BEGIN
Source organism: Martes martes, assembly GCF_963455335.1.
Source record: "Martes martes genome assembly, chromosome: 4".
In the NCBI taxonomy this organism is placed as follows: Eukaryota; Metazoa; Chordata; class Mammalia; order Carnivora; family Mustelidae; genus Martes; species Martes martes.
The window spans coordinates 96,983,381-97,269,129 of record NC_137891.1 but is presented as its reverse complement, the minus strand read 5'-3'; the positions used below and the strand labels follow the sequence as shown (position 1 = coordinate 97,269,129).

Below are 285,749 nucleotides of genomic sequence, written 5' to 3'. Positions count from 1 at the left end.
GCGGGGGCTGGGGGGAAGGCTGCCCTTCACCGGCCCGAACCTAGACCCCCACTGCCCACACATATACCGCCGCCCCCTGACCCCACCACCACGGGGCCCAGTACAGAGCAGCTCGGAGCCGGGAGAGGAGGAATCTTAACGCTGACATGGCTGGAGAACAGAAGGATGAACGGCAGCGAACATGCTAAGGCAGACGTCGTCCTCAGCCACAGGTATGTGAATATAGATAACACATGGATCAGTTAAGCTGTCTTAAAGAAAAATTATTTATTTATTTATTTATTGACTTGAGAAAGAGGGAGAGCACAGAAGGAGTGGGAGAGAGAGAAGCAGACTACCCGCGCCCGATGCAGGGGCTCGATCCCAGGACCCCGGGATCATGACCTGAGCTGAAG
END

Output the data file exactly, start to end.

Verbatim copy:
Source organism: Martes martes, assembly GCF_963455335.1.
Source record: "Martes martes genome assembly, chromosome: 4".
In the NCBI taxonomy this organism is placed as follows: Eukaryota; Metazoa; Chordata; class Mammalia; order Carnivora; family Mustelidae; genus Martes; species Martes martes.
The window spans coordinates 96,983,381-97,269,129 of record NC_137891.1 but is presented as its reverse complement, the minus strand read 5'-3'; the positions used below and the strand labels follow the sequence as shown (position 1 = coordinate 97,269,129).

Below are 285,749 nucleotides of genomic sequence, written 5' to 3'. Positions count from 1 at the left end.
GCGGGGGCTGGGGGGAAGGCTGCCCTTCACCGGCCCGAACCTAGACCCCCACTGCCCACACATATACCGCCGCCCCCTGACCCCACCACCACGGGGCCCAGTACAGAGCAGCTCGGAGCCGGGAGAGGAGGAATCTTAACGCTGACATGGCTGGAGAACAGAAGGATGAACGGCAGCGAACATGCTAAGGCAGACGTCGTCCTCAGCCACAGGTATGTGAATATAGATAACACATGGATCAGTTAAGCTGTCTTAAAGAAAAATTATTTATTTATTTATTTATTGACTTGAGAAAGAGGGAGAGCACAGAAGGAGTGGGAGAGAGAGAAGCAGACTACCCGCGCCCGATGCAGGGGCTCGATCCCAGGACCCCGGGATCATGACCTGAGCTGAAG